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PC Symptoms and Jamie’s Story

image2Symptoms of pancreatic cancer can be weight loss, abdominal or back pain, diabetes, or jaundice. Physical symptoms are not very specific to the disease and are often mistaken for something else. Patients can even be asymptomatic. The bottom line is pancreatic cancer is hard to diagnose and even harder to treat. Nikki Mitchell Foundation is working hard to prevent, detect and cure pancreatic cancer.

Jamie Thornton, a friend of NMF, shares the story of her father’s journey:
My father, James Drury, was a Vietnam veteran (a captain and platoon leader), a general manager, and a great leader and father. He loved life, outdoors, people and food. He was a heavy-set guy and we were excited at first when he started to lose weight, but when he started having severe pain in his stomach, he finally went to the doctor. The doctor was positive about his weight loss and encouraged him to keep cutting back on food.

Around November, a few months after the initial pain and losing 50 pounds, he started hurting a little more when he ate and I talked him into going back to the doctor twice. By the end of the week we had a diagnoses of a tumor in his pancreas. After a slew of hospital visits and tests, we found out he had two pancreatic tumors, with one on a lymph node, liver tumors, and spots in his lungs. The oncologist recommended he start chemotherapy and also participate in an additional clinical trial that might decrease the spread of the tumors from the lymph node.

Throughout all of this, Dad was very positive and strong in his faith and believed that with any outcome he was a winner because he either got to stay with us on earth or go to heaven.

We scheduled the chemo and he made it through only two treatments. After the second round was over, Dad could barely stand up. He had an adverse reaction to the drugs, wound up in the hospital twice, and then we were told he only had a few weeks to two months to live. We were sent home with hospice care.

We were blessed that Daddy came out of hospital feeling better this time and over the next month, as the chemo left his body, he was able to return to some fun activities that he enjoyed like fishing, shooting and visiting with friends he hadn’t seen in years. He actually had a full pain-free week once and felt like maybe he was cured. Then, at the end of May, and after watching my daughter graduate from middle school, he started declining rapidly. A week and half later he was gone. I believe he is a winner in that he is in heaven and he has left a wonderful legacy to his kids, grandkids, friends and family. He maintained a wonderful outlook throughout the whole experience.

We experienced some difficulties, like doctors not being clear about survival rates and honestly explaining to us what to expect. I also wish we had known earlier that weight loss is a major indication that something is wrong and that maybe he could have had a chance of beating the disease.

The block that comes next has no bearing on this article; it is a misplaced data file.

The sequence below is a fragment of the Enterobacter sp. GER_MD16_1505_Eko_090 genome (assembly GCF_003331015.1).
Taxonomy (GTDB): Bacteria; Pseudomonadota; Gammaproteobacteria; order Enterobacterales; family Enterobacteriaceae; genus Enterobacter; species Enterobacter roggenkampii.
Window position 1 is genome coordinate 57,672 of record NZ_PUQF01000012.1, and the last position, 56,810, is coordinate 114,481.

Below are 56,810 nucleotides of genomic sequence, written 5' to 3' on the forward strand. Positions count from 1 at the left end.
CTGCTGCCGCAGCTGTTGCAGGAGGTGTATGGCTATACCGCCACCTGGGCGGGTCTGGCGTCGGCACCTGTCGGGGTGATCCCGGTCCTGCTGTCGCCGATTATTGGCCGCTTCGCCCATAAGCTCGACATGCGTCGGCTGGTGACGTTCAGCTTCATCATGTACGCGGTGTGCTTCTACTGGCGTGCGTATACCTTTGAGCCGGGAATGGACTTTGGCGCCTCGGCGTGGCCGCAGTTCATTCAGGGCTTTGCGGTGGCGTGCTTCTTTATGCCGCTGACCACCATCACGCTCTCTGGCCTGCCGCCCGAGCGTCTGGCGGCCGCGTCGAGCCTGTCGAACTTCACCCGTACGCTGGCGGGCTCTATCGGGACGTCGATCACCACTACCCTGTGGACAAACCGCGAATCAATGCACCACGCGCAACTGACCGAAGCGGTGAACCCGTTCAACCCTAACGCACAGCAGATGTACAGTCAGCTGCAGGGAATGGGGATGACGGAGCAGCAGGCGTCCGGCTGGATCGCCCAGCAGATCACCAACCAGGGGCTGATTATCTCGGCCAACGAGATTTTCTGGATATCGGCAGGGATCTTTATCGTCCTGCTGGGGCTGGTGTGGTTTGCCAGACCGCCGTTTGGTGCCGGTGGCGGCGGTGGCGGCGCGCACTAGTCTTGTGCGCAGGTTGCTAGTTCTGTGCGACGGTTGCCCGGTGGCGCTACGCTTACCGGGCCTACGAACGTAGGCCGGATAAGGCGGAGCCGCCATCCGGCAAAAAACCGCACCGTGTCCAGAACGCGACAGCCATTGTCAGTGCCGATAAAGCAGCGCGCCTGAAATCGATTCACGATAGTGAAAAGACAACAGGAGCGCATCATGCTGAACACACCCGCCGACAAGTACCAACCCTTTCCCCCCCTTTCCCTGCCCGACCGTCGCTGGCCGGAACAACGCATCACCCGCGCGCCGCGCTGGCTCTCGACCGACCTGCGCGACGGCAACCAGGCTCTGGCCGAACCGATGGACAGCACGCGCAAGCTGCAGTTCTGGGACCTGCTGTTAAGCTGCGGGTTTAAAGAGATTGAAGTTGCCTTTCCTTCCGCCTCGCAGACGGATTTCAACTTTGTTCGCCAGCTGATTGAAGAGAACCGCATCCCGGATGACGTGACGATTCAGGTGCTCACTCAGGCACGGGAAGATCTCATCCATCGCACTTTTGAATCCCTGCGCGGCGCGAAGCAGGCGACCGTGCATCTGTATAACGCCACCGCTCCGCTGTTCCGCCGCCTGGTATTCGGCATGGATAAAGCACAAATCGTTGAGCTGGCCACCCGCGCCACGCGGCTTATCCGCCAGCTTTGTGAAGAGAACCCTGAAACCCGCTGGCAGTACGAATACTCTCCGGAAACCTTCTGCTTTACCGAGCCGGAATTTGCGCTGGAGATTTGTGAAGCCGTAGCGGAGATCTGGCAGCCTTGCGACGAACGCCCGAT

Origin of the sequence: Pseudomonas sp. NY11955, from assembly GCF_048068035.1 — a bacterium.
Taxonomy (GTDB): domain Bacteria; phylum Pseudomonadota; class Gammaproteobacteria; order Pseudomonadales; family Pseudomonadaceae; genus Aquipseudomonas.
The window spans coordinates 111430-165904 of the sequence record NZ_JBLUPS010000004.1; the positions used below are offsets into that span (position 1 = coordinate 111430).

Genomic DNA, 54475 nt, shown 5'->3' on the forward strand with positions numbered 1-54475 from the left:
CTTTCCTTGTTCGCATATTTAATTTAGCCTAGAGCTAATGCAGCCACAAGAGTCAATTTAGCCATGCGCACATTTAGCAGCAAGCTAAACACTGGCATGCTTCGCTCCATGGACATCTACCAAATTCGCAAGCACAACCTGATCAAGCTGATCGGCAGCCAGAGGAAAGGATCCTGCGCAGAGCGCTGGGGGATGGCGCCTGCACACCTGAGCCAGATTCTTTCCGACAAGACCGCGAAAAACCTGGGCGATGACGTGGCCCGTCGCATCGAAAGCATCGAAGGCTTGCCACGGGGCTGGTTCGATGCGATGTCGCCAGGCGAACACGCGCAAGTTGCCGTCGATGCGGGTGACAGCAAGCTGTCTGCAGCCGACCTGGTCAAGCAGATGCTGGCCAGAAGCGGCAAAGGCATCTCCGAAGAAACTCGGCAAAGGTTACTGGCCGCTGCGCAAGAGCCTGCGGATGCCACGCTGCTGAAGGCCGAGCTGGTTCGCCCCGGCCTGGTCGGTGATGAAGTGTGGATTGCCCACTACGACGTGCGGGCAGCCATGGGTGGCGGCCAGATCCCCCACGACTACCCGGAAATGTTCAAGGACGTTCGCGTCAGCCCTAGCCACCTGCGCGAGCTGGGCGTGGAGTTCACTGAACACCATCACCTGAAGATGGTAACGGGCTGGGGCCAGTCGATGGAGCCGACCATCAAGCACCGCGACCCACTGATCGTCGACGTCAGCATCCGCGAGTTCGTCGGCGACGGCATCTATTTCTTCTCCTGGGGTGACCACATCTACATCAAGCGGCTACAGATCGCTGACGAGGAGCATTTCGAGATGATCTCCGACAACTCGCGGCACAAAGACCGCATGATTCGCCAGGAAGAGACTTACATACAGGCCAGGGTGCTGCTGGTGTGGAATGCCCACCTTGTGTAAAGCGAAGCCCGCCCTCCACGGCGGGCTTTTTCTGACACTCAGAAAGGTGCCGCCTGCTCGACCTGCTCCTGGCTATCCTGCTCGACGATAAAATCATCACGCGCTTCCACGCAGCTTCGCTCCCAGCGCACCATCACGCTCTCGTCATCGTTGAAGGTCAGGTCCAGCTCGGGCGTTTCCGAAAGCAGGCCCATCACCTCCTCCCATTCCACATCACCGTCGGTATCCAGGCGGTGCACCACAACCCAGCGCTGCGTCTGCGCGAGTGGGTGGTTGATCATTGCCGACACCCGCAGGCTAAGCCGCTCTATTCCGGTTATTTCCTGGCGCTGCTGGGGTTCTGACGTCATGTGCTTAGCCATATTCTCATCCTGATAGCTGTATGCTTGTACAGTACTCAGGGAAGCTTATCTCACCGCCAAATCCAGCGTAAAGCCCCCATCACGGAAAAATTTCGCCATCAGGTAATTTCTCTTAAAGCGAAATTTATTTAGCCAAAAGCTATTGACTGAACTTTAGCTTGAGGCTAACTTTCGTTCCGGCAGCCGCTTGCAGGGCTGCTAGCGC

Watch the Inspiring ‘Miss Sharon Jones!’ Trailer

“They said I was too fat, too black, too short and too old,” powerhouse singer says. “And look at me now.”

By Althea Legaspi June 30, 2016/sharonjonesRolling Stone Magazine

The trailer for Miss Sharon Jones!, the documentary that traces soul singer Sharon Jones’ career and ongoing cancer battle over the course of a harrowing year, has been released. The Barbara Kopple-directed film will open in New York and Los Angeles this summer with plans to expand nationwide.

The inspiring clip opens with snippets of Jones’ career accomplishments, from concert footage to late night TV appearances. But before she received hard-won attention in the national spotlight, she worked odd jobs, including serving as a corrections officer, and had to combat ageism and more. “It was tough. They said I was too fat, too black, too short and too old,” she says in the trailer. “And look at me now. All this hard work is finally paying off.”

However, in 2013 as Sharon Jones & the Dap-Kings were about to release a new album and tour, Jones was diagnosed with pancreatic cancer. The trailer showcases her triumphant survival spirit as she returns to the stage. “The show must go on,” she says.

In September 2015, Jones revealed her cancer had returned. However, she and the band continued to tour while she underwent chemotherapy. “I’m going to do what I have to do. I’m going to sing,” the singer said at a documentary screening during the Toronto International Film Festival, adding that her diagnosis won’t keep her from “giving the people what they want.”

Miss Sharon Jones! opens on July 29th in New York and August 5th in Los Angeles.

Watch the trailer here: http://www.rollingstone.com/music/news/watch-the-inspiring-miss-sharon-jones-trailer-20160630#ixzz4DB0TXnSt